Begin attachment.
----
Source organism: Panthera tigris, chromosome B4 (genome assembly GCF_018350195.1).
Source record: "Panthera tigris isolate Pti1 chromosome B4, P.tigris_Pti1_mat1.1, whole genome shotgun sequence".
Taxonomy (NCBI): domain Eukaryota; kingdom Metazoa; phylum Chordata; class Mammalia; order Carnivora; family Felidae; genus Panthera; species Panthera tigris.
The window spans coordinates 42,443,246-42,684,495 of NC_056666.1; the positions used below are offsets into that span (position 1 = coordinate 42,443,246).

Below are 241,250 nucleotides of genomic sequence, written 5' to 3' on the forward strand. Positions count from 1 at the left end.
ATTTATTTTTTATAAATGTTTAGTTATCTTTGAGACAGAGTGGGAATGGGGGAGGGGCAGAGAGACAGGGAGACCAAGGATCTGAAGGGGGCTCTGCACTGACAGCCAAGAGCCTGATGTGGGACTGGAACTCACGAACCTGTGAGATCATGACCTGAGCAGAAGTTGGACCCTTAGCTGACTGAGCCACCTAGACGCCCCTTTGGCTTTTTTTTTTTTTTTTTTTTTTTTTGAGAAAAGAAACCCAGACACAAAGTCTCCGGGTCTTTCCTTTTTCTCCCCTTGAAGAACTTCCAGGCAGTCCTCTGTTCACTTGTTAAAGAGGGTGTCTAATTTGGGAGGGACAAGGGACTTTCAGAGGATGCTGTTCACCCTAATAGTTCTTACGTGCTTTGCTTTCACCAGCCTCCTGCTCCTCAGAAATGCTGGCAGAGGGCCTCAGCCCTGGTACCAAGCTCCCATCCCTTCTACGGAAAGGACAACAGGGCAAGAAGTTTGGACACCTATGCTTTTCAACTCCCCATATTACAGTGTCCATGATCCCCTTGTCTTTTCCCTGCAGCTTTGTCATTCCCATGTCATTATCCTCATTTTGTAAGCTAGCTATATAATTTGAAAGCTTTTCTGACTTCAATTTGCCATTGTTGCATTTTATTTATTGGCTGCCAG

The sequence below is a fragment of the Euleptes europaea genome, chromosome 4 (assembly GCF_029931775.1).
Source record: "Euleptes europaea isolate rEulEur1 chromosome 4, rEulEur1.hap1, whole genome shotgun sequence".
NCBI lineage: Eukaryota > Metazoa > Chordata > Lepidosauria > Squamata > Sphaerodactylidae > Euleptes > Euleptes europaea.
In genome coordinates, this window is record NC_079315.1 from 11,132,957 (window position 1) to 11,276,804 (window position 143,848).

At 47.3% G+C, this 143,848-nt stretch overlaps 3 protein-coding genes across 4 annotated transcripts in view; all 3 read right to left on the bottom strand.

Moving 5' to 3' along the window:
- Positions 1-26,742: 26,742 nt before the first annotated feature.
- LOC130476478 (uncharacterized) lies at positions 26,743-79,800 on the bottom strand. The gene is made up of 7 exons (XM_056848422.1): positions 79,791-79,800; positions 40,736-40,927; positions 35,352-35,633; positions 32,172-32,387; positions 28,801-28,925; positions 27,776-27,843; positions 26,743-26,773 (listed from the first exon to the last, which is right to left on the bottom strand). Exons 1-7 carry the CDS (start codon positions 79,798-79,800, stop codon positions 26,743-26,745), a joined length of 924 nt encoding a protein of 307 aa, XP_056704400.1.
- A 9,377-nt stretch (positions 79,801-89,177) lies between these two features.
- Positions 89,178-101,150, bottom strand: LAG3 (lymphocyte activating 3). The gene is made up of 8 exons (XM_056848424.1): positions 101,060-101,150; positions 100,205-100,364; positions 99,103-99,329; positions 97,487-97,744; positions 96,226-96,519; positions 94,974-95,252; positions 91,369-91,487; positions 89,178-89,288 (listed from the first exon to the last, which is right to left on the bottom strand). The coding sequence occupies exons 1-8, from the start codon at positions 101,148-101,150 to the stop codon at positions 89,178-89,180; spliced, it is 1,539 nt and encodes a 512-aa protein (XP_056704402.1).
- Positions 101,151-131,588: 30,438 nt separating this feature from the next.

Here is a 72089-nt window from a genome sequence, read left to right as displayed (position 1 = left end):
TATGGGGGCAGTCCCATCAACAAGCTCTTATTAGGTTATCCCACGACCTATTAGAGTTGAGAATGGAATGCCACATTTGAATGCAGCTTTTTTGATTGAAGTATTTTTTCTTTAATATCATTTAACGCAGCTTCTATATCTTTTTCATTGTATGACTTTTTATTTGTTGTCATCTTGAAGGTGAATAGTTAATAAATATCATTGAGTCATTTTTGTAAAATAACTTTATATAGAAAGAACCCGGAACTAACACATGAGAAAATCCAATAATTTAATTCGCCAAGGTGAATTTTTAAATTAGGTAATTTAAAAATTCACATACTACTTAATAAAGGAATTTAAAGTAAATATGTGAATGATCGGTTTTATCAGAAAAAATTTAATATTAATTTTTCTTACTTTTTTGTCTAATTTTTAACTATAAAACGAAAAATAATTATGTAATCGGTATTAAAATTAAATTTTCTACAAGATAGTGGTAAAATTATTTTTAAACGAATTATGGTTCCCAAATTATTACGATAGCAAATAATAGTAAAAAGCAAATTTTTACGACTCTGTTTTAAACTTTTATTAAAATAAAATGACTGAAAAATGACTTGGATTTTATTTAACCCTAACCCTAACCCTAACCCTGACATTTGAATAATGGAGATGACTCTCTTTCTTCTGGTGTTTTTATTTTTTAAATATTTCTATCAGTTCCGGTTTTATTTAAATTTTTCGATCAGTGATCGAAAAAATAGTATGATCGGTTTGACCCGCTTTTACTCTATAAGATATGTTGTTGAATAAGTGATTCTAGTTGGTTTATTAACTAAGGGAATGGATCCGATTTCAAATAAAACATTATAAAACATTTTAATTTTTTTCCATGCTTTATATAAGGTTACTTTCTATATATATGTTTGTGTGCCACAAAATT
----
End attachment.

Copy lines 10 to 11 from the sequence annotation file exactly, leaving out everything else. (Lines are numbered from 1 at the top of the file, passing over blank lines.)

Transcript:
In genome coordinates, this window is record NC_079315.1 from 11,132,957 (window position 1) to 11,276,804 (window position 143,848).

At 47.3% G+C, this 143,848-nt stretch overlaps 3 protein-coding genes across 4 annotated transcripts in view; all 3 read right to left on the bottom strand.